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Courtesy the Idaho State Historical Society, via the Mountain West Digital Library.

People came from all over the world to mine for gold in the American West. The migration from the east coast out to California in 1849 was one of the largest mass migrations in American history in which American migrants were joined by hopeful miners from Asia, Europe, Africa, and South America as word of gold spread. The location of gold deposits on the west coast particularly spurred large waves of Asian immigration, especially from China and the Philippines. Multiple communities based on shared national origin and culture developed around gold strikes.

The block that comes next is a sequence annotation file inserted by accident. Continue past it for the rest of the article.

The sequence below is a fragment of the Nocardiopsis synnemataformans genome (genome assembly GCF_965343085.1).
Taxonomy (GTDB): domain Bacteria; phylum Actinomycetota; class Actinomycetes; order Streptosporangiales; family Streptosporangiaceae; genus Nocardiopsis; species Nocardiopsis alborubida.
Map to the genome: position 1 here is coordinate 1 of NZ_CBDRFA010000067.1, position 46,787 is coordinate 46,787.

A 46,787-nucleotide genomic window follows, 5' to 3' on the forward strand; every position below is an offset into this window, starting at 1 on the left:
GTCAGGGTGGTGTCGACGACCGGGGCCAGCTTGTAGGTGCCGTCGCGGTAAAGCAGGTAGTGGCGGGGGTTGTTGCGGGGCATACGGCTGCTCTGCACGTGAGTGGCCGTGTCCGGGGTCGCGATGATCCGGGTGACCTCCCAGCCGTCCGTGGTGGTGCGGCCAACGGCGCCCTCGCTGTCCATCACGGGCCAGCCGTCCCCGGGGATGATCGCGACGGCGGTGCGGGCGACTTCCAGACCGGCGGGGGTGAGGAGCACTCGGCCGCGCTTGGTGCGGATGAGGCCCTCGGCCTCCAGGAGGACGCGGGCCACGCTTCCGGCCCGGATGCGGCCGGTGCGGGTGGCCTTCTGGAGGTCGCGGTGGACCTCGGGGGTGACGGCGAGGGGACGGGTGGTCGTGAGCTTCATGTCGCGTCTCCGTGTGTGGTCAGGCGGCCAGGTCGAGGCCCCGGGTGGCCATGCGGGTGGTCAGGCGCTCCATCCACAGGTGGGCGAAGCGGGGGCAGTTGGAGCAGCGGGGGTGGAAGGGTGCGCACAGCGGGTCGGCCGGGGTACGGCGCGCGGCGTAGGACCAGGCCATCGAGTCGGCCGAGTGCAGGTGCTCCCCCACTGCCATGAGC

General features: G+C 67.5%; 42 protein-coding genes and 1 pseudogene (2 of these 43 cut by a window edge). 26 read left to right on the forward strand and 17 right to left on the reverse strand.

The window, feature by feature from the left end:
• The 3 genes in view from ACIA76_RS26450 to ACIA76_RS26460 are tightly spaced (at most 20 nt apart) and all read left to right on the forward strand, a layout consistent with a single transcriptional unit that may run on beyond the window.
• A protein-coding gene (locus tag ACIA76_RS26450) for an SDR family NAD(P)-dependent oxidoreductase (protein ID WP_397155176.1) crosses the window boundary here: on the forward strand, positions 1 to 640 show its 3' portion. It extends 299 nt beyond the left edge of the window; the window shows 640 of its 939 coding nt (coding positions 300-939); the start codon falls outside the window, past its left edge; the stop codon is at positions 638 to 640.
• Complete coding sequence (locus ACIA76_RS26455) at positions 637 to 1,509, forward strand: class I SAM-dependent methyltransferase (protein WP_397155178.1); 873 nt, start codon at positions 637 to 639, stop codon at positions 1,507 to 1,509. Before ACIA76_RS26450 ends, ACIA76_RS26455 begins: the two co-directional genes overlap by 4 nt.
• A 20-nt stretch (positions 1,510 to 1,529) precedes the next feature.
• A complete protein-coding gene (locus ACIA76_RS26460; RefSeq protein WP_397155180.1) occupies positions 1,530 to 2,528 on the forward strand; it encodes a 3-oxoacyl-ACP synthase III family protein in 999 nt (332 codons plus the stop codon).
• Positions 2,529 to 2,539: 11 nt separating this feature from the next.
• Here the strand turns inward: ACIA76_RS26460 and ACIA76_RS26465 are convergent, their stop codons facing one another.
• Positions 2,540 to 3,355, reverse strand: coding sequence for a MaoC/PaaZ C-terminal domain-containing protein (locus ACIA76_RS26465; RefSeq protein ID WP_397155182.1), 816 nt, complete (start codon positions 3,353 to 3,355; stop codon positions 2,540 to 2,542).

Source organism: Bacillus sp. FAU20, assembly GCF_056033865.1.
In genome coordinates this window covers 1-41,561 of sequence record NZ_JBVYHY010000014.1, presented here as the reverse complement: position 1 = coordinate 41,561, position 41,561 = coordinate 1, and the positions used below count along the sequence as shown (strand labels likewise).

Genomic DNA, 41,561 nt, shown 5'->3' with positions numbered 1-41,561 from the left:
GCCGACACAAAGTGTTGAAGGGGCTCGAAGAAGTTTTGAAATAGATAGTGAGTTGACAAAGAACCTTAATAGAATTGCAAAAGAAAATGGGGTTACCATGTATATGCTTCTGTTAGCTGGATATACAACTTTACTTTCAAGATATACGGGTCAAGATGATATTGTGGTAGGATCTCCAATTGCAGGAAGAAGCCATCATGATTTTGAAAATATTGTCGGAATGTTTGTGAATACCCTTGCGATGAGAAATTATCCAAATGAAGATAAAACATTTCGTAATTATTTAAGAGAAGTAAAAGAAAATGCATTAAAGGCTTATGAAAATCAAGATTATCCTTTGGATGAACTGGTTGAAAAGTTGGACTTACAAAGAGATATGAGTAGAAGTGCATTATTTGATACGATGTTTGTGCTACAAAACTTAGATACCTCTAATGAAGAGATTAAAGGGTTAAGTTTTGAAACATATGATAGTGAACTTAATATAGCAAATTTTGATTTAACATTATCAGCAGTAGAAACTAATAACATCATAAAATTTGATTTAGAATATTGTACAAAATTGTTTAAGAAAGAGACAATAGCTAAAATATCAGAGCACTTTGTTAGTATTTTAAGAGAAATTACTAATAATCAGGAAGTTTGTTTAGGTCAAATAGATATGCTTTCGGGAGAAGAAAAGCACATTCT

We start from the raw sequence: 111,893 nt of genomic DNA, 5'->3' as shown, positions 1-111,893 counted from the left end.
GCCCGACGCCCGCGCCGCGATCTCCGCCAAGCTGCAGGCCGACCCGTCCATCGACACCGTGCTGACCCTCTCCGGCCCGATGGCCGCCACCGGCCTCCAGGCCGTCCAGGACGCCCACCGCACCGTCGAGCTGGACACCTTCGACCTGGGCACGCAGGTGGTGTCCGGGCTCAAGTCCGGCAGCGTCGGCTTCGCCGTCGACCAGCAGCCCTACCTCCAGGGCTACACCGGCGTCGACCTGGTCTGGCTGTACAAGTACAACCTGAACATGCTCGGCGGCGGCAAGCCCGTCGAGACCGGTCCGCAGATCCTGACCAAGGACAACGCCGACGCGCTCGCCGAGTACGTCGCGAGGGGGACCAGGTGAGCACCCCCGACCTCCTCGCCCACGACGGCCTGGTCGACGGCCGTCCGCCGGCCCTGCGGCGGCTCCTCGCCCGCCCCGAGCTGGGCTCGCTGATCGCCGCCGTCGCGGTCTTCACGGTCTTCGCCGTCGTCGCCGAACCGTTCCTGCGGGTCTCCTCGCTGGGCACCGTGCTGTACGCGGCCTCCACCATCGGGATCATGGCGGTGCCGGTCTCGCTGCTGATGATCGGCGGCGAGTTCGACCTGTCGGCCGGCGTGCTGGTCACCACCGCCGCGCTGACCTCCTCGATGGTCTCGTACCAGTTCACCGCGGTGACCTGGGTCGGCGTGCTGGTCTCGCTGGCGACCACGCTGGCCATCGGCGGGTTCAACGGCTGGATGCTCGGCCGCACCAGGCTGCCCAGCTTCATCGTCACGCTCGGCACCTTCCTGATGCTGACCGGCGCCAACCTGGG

But the west coast’s huge variety of ethnicities did not mean it was free of the prejudices that dictated life in the rest of the country. Immigrants were second-class citizens at best—and that was a status reserved for those who looked and spoke as much like white American-born citizens as possible. Asian and South American immigrants, as well as those Spanish-speaking Californios who had lived in the area since before California belonged to the United States, were relegated to the lowest classes of society. White men often superseded claims they made upon gold deposits, for even if the immigrant had discovered the gold first the white man had the weight of the law behind him. Violence was endemic to the mining communities, and more often than not was directed at racial minorities by white men, and assault was seen as completely within the legal rights of the white assailants. Early on, taxes were enacted that specifically targeted immigrants, and white miners often took advantage of new residents who spoke little English to con them out of more money than they already owed. Although mining towns allowed for more interaction between ethnic and racial groups than was usually possible in America’s more “civilized” areas, the mores and thinking of the times continued to allow white miners and those who could pass as white to maintain higher social standing than immigrants of color, and these traditions were generally enforced by an unchallenged, racist legal system.